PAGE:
Download full-text of Para-Archives: Rethinking Personal Archiving Practices in the Times of Capture Culture by Jacec Smolicki here.
The public defence will take place on Friday 15 December at 13:15 in auditorium B (B0E07) at Niagara.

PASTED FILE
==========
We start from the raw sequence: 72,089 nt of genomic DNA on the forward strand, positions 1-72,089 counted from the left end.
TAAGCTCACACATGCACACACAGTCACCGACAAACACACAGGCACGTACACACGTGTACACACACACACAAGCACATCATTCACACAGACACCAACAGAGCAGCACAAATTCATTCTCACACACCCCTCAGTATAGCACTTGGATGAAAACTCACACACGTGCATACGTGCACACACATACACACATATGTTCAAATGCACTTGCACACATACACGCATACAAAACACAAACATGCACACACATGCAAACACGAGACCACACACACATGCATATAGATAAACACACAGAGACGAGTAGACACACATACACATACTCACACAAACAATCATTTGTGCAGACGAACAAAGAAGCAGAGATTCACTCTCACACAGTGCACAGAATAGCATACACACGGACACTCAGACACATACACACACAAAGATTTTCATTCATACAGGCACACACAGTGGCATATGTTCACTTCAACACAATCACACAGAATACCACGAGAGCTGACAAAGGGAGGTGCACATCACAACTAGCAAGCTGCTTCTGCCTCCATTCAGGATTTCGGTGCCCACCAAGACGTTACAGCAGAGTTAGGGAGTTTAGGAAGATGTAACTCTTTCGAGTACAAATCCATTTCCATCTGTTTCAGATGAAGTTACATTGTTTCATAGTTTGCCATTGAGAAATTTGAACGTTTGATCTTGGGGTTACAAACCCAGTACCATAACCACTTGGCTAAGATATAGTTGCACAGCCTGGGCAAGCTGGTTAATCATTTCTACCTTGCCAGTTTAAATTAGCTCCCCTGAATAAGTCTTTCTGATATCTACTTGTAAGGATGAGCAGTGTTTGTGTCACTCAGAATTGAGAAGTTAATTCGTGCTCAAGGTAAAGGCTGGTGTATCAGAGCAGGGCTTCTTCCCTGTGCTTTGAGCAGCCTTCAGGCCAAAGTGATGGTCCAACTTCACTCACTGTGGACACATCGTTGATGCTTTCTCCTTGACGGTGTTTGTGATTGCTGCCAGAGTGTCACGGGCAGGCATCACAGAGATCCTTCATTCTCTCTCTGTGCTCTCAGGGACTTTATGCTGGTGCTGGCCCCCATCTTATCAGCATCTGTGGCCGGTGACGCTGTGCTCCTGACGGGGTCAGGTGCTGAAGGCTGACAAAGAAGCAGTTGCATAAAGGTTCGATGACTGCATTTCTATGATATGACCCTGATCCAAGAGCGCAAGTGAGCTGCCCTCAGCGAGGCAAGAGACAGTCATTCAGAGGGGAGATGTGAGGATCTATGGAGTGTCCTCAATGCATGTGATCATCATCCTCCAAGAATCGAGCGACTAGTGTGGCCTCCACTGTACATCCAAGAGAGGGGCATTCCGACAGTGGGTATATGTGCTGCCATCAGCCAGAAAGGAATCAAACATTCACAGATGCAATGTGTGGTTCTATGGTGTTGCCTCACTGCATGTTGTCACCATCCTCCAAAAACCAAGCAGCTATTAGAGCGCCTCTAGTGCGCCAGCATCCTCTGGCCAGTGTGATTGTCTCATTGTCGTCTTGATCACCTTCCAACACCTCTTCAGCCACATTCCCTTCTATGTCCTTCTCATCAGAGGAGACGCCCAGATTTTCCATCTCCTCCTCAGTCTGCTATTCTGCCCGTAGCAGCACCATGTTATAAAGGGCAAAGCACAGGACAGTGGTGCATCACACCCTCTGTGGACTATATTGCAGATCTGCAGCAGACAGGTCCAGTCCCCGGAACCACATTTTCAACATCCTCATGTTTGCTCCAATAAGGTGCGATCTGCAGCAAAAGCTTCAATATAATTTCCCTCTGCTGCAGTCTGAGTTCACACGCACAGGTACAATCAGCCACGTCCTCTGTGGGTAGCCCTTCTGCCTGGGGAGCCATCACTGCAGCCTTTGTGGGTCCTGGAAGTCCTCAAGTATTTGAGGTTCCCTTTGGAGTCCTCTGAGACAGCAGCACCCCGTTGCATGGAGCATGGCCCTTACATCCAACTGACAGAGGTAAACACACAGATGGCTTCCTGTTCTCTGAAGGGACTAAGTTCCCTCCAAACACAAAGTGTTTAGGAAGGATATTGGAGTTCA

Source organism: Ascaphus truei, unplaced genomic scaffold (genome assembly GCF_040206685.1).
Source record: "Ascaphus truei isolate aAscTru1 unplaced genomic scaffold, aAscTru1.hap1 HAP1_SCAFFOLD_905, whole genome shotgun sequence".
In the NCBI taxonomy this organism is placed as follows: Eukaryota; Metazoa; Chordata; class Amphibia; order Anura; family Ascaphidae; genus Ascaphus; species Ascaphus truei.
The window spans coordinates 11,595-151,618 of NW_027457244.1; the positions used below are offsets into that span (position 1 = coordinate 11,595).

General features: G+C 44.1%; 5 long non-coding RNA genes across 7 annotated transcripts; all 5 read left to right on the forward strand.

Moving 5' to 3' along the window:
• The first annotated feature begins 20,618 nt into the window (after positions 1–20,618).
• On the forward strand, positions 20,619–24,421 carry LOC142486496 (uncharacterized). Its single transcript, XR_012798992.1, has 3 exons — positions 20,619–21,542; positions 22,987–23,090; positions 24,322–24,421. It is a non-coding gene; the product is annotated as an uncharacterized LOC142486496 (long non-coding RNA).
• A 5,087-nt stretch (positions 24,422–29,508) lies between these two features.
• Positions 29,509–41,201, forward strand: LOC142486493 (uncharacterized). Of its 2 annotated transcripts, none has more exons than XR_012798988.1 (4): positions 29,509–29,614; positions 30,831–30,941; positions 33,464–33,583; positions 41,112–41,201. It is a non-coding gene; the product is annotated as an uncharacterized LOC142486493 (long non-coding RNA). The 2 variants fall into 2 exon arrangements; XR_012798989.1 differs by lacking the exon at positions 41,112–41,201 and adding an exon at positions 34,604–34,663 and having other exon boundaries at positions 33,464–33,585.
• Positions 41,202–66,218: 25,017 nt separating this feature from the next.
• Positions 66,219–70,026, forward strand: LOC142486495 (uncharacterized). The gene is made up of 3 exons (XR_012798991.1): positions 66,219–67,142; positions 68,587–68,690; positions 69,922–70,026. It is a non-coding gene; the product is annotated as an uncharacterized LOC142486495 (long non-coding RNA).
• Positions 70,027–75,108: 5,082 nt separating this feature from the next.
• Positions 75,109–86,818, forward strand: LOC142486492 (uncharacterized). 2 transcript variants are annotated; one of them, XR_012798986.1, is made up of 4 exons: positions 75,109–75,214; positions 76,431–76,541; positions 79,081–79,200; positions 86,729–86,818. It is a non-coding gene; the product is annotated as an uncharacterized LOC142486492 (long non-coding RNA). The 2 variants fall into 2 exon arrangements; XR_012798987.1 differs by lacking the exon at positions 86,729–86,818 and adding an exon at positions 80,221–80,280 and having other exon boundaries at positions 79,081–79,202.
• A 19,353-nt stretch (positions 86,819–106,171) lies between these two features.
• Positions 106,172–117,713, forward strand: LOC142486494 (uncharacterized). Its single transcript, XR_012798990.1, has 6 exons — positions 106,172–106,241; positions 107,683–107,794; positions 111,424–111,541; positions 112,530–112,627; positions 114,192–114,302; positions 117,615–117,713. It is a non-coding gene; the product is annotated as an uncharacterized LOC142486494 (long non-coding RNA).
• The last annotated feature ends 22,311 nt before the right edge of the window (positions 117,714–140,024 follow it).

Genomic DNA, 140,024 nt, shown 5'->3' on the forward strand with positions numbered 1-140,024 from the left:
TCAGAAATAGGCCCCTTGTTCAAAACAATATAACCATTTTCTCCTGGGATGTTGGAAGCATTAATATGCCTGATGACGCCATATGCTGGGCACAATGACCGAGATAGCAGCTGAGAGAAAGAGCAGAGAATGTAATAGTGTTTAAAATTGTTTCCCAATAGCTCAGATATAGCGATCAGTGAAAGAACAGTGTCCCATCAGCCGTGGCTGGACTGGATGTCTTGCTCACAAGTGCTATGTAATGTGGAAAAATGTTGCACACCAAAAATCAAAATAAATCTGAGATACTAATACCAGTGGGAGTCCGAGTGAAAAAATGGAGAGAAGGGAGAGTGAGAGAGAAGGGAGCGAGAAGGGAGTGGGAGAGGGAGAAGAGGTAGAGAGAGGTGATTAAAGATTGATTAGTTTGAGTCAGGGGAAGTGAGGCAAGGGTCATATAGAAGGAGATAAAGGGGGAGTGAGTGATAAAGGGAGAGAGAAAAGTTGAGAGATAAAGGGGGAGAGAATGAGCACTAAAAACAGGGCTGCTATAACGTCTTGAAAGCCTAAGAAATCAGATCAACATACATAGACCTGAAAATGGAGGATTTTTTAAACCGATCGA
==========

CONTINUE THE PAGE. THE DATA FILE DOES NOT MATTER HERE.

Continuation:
This study explores possibilities for alternative forms for personal archiving in the context of contemporary techno-culture and dominant forms of capturing personal data. An intensified proliferation of various capturing technologies and mechanisms concerned with collecting, storing and analyzing personal data let us locate personal archiving as one of the major everyday media practices that people engage in today, both voluntarily and involuntarily. The main point of departure for this thesis is a recognition of a certain polarization of perspectives and debates on personal archiving practices prompted by this new techno-cultural condition. If on hand we are presented with an enthusiastic scenario of a certain infallibility of digital memory and possibility to fully control the way one construct’s his/her digital archive, the opposite view confronts us with a pessimistic vision of a full penetrability of our digital repositories (and hence everyday lives), ever more tightly constrained by the imperceptible dynamics of network technologies. In this thesis I investigate a possibility to move beyond these ramifications and seek for alternative modes of personal archiving by engaging in a practice-based research and media archaeological inquiry into (archival) media histories. The thesis proposes a concept of para-archiving which denotes a practice of recording subsets of everyday life that takes place in parallel to a range of voluntary and involuntary capturing and archival mechanisms, procedures and practices in today’s highly technologized everyday life. Among other examples, as a major case bring in my own personal archiving practices I have been regularly conducting for last seven years and which in various ways appropriate a range of portable and affordable personal technologies of today to record and para-archive various aspects of everyday life. I use my practice as a vehicle allowing me to examine implications of today’s pervasive technologies on for example material, performative and agential aspects of personal memory and archiving practices. By drawing on my practice and inviting a range of thematically related aesthetic practices into the picture I also intend to invigorate the pallet of methodological approaches within the field of media and communications studies. While located within the field of Media and Communications the thesis borrows also from such fields as Philosophy of Technology, Media Archaeology, Cultural Studies and Media Arts.